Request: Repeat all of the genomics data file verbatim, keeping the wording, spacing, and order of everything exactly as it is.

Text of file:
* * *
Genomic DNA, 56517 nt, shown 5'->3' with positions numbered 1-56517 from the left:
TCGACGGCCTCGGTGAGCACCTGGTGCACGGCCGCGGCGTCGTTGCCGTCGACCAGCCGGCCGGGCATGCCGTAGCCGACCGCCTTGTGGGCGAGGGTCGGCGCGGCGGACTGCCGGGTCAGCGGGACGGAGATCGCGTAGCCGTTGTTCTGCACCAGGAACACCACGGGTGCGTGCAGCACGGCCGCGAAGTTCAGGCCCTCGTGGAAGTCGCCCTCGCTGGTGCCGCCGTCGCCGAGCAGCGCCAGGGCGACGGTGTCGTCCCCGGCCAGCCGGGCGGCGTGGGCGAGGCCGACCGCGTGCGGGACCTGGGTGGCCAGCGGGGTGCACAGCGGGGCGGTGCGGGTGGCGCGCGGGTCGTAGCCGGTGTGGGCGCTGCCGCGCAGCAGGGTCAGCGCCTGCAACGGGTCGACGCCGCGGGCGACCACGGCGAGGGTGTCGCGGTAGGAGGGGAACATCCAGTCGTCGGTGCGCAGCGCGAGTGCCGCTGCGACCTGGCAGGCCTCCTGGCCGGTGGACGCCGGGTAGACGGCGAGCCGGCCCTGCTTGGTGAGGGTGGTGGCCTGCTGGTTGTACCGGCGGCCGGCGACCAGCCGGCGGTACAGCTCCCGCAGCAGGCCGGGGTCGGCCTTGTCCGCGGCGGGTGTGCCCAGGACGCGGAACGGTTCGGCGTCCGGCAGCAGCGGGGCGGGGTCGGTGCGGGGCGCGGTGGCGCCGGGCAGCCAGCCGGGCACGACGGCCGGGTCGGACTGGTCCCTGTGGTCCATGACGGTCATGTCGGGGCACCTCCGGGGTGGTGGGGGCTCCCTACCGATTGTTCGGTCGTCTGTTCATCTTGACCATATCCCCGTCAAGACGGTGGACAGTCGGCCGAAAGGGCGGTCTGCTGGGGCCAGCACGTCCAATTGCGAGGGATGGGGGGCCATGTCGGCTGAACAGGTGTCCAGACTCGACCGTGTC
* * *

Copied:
Genomic DNA, 56517 nt, shown 5'->3' with positions numbered 1-56517 from the left:
TCGACGGCCTCGGTGAGCACCTGGTGCACGGCCGCGGCGTCGTTGCCGTCGACCAGCCGGCCGGGCATGCCGTAGCCGACCGCCTTGTGGGCGAGGGTCGGCGCGGCGGACTGCCGGGTCAGCGGGACGGAGATCGCGTAGCCGTTGTTCTGCACCAGGAACACCACGGGTGCGTGCAGCACGGCCGCGAAGTTCAGGCCCTCGTGGAAGTCGCCCTCGCTGGTGCCGCCGTCGCCGAGCAGCGCCAGGGCGACGGTGTCGTCCCCGGCCAGCCGGGCGGCGTGGGCGAGGCCGACCGCGTGCGGGACCTGGGTGGCCAGCGGGGTGCACAGCGGGGCGGTGCGGGTGGCGCGCGGGTCGTAGCCGGTGTGGGCGCTGCCGCGCAGCAGGGTCAGCGCCTGCAACGGGTCGACGCCGCGGGCGACCACGGCGAGGGTGTCGCGGTAGGAGGGGAACATCCAGTCGTCGGTGCGCAGCGCGAGTGCCGCTGCGACCTGGCAGGCCTCCTGGCCGGTGGACGCCGGGTAGACGGCGAGCCGGCCCTGCTTGGTGAGGGTGGTGGCCTGCTGGTTGTACCGGCGGCCGGCGACCAGCCGGCGGTACAGCTCCCGCAGCAGGCCGGGGTCGGCCTTGTCCGCGGCGGGTGTGCCCAGGACGCGGAACGGTTCGGCGTCCGGCAGCAGCGGGGCGGGGTCGGTGCGGGGCGCGGTGGCGCCGGGCAGCCAGCCGGGCACGACGGCCGGGTCGGACTGGTCCCTGTGGTCCATGACGGTCATGTCGGGGCACCTCCGGGGTGGTGGGGGCTCCCTACCGATTGTTCGGTCGTCTGTTCATCTTGACCATATCCCCGTCAAGACGGTGGACAGTCGGCCGAAAGGGCGGTCTGCTGGGGCCAGCACGTCCAATTGCGAGGGATGGGGGGCCATGTCGGCTGAACAGGTGTCCAGACTCGACCGTGTC